Once upon a time, my church, St. James the Greater, was your standard small town church - a pretty, white-steepled building near the center of town.
It was a comfortable, small town sized building seating 175, complete with a basement room for community assemblies, and it served Charles Town, WV, well enough. Then the eastern panhandle of West Virginia became a bedroom community of D.C. Along with the rest of the area population, the Catholic population exploded. An energetic and charismatic young priest, assisted by an equally energetic and charismatic young deacon, both preaching and teaching faithfully, drew converts by the dozens and grew the Catholic population even more. Dozens of ministries were established, squeezing into any space they could find. By the time I moved here, 5 Sunday Masses were being offered in order to accommodate the numbers, and even at that we were virtually hanging out the windows. There was nothing for it - we had to have a bigger church. Seating for 175 just couldn't handle 1200 families, let alone the nearly 4,000 parishioners that 1200 number represented.
When a substantial piece of property came up for sale the parish, with the permission of the diocese, bought 24 acres and planning began. A vote was taken on what style the new home would be - the majority wanted a classic Gothic style building. The diocese bought the old church and rectory from the parish, giving permission for our priests to remain at the rectory until such time as we can build a new one next to the church. With this seed money building began. And eventually, with a mixture of joy and sadness, we moved to the new St. James.
Like the great Gothic churches of old, it's a work in progress. Things are being added as we go and as we have the money. And an interesting thing happened - when our financial burden for the building increased (the diocese does not pay for new churches - parishioners do) the parish's charitable giving increased as well. Father Brian started commenting that he was afraid to go out of town because every time he did he came back to 5 new ministries established Deacon Dave, who is also known to some of us as Obi Wan Galven for his ability to get people to say "yes" when there is a need.
There have been odd things, sometimes funny, sometimes not so funny. When the concrete pillars were poured for the light posts for the parking area Father Brian got a call protesting the fact that we had set up all those pillars to put statues on to worship. Father Brian politely explained that we don't worship statues and what the true purpose of the pillars was. Another time a local Wee Disciples group was being displaced by asbestos remediation and were hunting for a place to move to. The church starting getting calls threatening us if we didn't let the group use the classrooms downstairs. The classrooms were already in use by our own programs and the threats nearly ended any consideration whatsoever of accommodating Wee Disciples. But in the end we did, despite it requiring Deacon to fish toys out of at least one clogged toilet during their stay with us.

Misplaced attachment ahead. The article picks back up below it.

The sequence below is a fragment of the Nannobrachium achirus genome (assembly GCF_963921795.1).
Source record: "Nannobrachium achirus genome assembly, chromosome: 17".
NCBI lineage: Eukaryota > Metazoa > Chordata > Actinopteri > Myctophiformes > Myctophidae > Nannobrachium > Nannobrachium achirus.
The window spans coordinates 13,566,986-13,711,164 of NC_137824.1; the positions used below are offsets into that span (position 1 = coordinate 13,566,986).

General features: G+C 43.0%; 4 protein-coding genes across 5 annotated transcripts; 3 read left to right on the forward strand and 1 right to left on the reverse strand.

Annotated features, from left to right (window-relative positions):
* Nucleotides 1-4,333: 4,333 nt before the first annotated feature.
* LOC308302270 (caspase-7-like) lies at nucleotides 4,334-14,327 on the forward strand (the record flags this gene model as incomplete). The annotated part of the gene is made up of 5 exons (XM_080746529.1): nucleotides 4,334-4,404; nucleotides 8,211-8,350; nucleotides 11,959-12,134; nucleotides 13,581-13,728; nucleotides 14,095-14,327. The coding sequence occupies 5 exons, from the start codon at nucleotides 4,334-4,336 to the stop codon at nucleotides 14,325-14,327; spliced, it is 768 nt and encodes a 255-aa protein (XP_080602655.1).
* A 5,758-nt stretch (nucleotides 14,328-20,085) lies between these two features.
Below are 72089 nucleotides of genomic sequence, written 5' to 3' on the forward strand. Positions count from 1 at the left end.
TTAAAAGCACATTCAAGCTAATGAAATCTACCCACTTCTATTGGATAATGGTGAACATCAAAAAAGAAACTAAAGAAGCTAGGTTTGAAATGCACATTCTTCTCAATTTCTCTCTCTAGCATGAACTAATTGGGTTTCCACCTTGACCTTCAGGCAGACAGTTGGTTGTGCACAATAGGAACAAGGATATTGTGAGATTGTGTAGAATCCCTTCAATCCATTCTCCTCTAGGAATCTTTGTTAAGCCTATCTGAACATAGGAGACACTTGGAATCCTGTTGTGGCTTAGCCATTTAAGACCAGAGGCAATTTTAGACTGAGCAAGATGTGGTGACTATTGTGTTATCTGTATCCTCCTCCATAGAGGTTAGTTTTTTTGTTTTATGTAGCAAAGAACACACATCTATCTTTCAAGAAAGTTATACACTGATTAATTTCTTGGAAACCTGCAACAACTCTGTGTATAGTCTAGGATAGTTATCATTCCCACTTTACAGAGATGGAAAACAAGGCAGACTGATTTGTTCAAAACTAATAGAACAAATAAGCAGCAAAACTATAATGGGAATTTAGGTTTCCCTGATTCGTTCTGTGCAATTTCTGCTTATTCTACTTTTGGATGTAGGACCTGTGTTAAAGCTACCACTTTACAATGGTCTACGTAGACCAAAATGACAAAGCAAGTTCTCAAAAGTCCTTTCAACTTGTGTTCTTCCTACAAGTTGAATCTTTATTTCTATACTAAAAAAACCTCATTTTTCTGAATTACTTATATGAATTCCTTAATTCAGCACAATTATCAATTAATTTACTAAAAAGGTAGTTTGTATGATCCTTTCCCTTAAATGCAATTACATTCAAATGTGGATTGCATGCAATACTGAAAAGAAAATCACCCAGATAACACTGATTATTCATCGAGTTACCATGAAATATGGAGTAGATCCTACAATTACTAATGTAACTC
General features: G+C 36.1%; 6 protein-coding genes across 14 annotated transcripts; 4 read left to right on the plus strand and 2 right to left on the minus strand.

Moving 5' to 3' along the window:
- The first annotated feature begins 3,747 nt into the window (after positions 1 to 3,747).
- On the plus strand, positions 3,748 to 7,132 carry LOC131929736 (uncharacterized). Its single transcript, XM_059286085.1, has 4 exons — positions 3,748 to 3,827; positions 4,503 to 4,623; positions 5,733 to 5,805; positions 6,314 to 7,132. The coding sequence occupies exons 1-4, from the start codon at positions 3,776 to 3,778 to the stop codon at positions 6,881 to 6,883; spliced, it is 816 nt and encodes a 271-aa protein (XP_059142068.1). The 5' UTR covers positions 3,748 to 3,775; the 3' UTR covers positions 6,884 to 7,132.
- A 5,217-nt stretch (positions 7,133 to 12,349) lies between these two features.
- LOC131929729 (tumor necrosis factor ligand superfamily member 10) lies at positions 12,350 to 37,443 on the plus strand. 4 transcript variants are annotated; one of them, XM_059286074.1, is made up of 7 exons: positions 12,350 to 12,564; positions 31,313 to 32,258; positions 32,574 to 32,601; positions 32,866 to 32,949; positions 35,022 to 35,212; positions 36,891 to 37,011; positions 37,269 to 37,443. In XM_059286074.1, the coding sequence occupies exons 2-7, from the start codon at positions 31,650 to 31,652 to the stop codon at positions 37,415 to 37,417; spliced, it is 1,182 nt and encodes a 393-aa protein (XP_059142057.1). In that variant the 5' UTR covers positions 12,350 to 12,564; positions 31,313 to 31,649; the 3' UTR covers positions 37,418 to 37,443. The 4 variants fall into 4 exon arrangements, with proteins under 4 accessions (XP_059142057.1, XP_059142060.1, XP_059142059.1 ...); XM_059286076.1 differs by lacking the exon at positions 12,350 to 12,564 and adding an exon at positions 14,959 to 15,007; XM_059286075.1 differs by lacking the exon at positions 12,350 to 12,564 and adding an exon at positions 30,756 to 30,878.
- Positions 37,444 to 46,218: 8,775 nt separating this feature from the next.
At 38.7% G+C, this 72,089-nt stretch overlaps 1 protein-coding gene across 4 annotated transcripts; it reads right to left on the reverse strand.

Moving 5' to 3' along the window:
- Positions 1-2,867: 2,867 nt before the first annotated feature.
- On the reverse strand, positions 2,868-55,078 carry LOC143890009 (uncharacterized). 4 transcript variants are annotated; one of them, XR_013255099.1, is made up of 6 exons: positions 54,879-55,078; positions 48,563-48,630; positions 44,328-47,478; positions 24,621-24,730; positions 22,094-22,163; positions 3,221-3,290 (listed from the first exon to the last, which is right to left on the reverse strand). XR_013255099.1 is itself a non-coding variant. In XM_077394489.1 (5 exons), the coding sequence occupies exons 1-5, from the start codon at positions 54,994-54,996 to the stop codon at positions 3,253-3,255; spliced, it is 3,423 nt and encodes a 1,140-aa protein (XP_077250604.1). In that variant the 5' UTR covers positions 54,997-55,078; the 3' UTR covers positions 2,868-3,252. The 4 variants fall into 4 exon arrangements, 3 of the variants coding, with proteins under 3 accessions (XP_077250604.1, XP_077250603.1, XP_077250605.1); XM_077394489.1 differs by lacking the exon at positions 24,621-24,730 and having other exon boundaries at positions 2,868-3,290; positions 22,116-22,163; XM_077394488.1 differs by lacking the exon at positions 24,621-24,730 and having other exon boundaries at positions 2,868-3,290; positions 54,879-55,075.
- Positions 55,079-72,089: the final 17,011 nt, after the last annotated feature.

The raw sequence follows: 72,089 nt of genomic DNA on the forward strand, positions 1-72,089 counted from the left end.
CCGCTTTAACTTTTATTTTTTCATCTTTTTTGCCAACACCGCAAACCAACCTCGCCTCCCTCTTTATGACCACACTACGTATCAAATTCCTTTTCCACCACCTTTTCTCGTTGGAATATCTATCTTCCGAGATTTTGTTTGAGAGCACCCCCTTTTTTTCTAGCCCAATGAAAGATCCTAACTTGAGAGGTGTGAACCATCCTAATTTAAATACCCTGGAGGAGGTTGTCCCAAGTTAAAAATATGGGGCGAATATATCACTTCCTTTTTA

Anyway, St. James mostly runs on volunteers - we only have 6 paid positions outside of the priests. And we were having a major celebration today - one of own was to be ordained to the transitional diaconate here in his home parish. And so we needed to spiff up in preparation. I'm an outside spiffer - I spiff flower beds. And we have a LOT of flower beds. So for a week I've been digging and pulling and digging and pulling and was glad that Deacon Dave shanghaied a bunch of teens to do the bush trimming because I was running out of umph.
It was a spectacular Mass, celebrated by our bishop and priests and deacons of the diocese, and a wonderful party afterwards, and my stomach will probably pay me back but one thing about church people is that they can COOK. And eat. We are very good at the eating part.
The other celebration? Well, believe it or not, out here in the boonies of West Virginia we have a priory, a small monastery if you will, of traditional Augustinian monks (called canons). They took over the old St. James, and they have made it beautiful. They too are beautiful, kind and loving men, and active in the community. They teach school and run summer camps:
They bake as one of their ways of supporting themselves:
But most importantly of all, they have brought the traditional Latin chant Mass to the community and with it the most reverent, focused worship I have ever experienced.
And you know that lovely chant that people spend money on CDs for? Well, every day of the week the 3 canons make that music for free several times a day as they chant the Psalms, and they have voices like angels. On Sundays they add two choir members for a High Mass, and it is exquisite, and well attended. I've been counting 40 to 50 adults, many of them young and with families, each time I've been there.
Last night was a birthday Mass and party at the Priory - the order of The Canons Regular of New Jerusalem was 11 years old this week. The always beautiful Mass was breathtaking. And I'm very tired now because partying with monks kept me out way past my bedtime.
I know this post has been long and rambling. And I haven't even tried to take on all the misunderstandings and misinformation that's out there about the Mass. But I find it amazing that here in small town West Virginia we have more offered to us spiritually, more to feed the life of a soul, more beauty than I ever experienced when I was living in the big city. As I told Dom Daniel, the head of our little group of monks, last week, the Church is like a treasure chest that is so full of beautiful things that you don't always see each individual piece of treasure immediately. Then one day you see something that's really been in the chest all along and it just blows your mind.
h/t to whoever took most of these pictures, most of which have been stolen off the web.